by Chelsea Kowalski
With so much unknown about the universe and space itself, students (and teachers too!) find themselves with a myriad of questions: What does life look like in space? What are the origins of the constellations? What lies beyond what we have already explored? What does zero gravity feel like? Books are an incredible way for students to explore some of these questions and inspire them to learn more about space. Below is a diverse selection of titles that shine a light on the incredible phenomena that exist both in our sky and in space. Every book offers an opportunity for readers to delve deeper into space exploration and learn more about the science behind some of the universe’s greatest mysteries.
For younger readers, here are some books that provide both entertainment and education about space and what lies above us and beyond:
The Explorers Club by the Canadian Space Agency
With astronaut David Saint-Jacques’s personal experiences of reading stories to his children from space, the Canadian Space Agency developed an e-book about a group of young explorers who set off on a fantastical journey through space, chasing after their dog, Chewie. The book is available online, on video, and in downloadable format.
The Space Adventurer’s Guide: Your Passport to the Coolest Things to See and Do in the Universe by science journalist Peter McMahon, with illustrations by Josh Holinaty (Kids Can Press, 2018). Age Recommendation: 8 to 12
Your very own travel guide to creating the perfect space adventure, from learning how to withstand extreme G-force, to packing the right lunch, to choosing the best time for a walk on the moon. With tons of science lessons, fun facts, and photographs, this book is key to a good space vacation.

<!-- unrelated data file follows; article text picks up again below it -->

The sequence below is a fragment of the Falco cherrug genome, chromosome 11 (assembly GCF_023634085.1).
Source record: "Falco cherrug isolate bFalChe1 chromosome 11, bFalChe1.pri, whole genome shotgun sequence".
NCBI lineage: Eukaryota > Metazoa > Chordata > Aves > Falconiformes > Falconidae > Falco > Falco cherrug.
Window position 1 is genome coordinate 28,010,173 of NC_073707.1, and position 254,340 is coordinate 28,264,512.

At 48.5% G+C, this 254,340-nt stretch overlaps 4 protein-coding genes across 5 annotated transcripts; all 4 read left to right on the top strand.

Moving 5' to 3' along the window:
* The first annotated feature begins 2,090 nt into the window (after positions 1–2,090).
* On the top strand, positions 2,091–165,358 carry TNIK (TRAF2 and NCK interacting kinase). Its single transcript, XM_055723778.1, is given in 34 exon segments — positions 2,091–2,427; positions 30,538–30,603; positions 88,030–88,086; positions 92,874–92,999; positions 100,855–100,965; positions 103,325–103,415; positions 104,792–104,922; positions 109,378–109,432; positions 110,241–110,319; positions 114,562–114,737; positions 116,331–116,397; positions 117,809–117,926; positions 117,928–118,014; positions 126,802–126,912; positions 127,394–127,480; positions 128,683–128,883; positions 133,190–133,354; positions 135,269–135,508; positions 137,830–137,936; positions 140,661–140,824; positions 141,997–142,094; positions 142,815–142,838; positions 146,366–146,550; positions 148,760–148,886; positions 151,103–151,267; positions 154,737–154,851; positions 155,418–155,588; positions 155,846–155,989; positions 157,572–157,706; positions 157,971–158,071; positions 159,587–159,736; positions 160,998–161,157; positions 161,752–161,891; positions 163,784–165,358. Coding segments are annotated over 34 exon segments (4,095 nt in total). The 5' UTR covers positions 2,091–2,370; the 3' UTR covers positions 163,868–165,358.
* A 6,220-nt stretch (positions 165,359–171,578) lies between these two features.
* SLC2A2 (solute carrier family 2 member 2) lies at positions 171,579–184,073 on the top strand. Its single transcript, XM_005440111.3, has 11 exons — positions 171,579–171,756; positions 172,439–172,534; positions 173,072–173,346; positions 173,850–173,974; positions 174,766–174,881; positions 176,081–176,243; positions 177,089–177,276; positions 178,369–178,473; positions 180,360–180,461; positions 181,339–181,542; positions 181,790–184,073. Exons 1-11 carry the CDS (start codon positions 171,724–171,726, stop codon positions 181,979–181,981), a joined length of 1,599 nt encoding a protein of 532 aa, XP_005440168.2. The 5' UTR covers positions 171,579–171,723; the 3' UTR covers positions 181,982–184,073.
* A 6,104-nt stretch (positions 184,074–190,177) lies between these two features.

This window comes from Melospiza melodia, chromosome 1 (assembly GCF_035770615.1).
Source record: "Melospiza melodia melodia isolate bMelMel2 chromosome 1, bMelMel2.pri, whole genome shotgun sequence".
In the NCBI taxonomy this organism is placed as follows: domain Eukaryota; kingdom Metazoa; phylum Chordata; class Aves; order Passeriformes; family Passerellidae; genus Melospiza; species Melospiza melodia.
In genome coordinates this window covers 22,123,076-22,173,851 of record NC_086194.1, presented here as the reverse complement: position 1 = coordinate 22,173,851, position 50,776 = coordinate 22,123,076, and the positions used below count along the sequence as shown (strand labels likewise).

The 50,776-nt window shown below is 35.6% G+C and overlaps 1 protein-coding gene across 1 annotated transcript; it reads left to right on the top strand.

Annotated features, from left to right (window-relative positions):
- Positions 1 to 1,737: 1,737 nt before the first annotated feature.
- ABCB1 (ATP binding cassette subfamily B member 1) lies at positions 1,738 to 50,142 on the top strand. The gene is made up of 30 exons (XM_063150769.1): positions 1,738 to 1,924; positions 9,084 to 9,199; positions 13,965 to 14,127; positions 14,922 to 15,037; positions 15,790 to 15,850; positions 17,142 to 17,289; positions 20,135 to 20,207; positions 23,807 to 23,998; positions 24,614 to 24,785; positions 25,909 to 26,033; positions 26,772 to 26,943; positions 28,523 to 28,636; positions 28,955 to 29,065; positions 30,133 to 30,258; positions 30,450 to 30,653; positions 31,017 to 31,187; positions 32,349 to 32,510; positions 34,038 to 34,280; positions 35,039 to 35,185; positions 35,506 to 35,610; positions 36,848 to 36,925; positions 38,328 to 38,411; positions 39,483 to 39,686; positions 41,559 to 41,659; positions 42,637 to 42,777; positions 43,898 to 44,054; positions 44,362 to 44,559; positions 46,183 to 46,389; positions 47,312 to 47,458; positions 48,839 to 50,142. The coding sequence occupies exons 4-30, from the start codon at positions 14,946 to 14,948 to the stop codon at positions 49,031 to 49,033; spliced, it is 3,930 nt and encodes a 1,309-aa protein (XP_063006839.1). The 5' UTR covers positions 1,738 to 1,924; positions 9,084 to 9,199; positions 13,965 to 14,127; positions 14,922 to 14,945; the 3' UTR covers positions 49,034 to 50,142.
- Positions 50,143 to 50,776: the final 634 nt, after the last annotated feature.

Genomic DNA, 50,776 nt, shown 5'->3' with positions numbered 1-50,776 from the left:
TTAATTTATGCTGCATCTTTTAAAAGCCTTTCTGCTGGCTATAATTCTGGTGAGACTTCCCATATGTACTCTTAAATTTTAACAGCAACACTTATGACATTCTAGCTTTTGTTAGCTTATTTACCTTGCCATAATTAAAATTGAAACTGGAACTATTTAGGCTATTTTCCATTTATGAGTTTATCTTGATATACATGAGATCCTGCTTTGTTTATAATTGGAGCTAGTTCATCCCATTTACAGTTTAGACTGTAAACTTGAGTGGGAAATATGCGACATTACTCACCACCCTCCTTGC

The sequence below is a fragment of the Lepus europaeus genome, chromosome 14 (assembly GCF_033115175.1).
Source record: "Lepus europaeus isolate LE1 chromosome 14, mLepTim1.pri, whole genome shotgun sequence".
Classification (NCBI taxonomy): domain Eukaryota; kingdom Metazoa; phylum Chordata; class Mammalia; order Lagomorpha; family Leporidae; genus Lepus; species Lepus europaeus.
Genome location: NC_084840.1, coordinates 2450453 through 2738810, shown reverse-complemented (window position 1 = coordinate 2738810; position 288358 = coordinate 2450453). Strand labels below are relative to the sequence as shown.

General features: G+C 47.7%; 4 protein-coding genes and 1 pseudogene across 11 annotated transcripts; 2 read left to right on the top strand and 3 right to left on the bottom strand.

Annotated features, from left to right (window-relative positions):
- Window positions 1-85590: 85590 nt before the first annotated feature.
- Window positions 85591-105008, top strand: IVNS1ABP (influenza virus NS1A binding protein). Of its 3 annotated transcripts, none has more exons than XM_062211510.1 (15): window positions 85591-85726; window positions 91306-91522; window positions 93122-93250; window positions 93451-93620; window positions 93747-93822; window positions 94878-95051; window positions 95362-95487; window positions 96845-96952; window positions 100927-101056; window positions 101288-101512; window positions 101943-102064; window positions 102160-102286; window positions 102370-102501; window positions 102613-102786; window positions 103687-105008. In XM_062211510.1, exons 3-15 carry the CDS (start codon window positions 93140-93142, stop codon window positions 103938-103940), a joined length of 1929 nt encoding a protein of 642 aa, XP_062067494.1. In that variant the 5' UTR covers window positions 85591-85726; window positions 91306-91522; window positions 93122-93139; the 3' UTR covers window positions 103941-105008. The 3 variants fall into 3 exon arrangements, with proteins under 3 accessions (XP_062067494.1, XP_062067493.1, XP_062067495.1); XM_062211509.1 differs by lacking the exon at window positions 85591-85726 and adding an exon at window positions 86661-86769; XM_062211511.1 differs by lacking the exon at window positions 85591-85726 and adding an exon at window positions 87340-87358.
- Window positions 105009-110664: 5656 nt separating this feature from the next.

The Northern Lights by writer Diane Ellis (Inhabit Education, 2018). Age Recommendation: 5 to 7
Part of the Nunavammi Reading Series, this book is all about the northern lights that come into view in Iqaluit, Nunavut, including the stories surrounding them. Available in English, Inuktitut, and Inuinnaqtun.
Strong Stories Métis: How the Moon Came to Be by Métis artist and lecturer Leah Marie Dorion (Strong Nations, 2018). Age Recommendation: 9 to 12
As part of the Strong Stories: Métis series, this book focuses on the traditional Métis story of the creation of the Moon, including how Mother Earth and Grandmother Moon got their names.
For more experienced readers, here are some books that explore questions about Indigenous star knowledge, the thrill of space travel, and the history of Canadian space exploration.
Kitcikisik (Great Sky): Tellings that Fill the Night Sky by Ininiw/Cree Knowledge and Dream Keeper Wilfred Buck with illustrations by Mistawasis Buck (Indigenous Education Press, 2021). Age Recommendation: 13+
Wilfred Buck explains the origins of several constellations, including Mista Muskwa (Great Bear), Mistatim (Horse) and Ocik (Fisher). This work is complete with Cree terms and syllabics, as well as maps of the constellations and original artwork.
The Apollo Murders by former astronaut and ISS commander Chris Hadfield (Penguin Random House Canada, 2021). Age Recommendation: 13+
Set in 1973, this thriller combines incredible technical details about space exploration with the suspense and excitement of space travel and the fight for survival among hidden dangers.
Canadarm and Collaboration: How Canada’s Astronauts and Space Robots Explore New Worlds by space writer Elizabeth Howell (ECW Press, 2020). Age Recommendation: 13+
This book provides a deep dive into Canada’s role in international space exploration and how the development of the Canadarm started our national astronaut program. Inside are interviews with some of the most prominent astronauts, politicians, and key players in space exploration for the past four decades.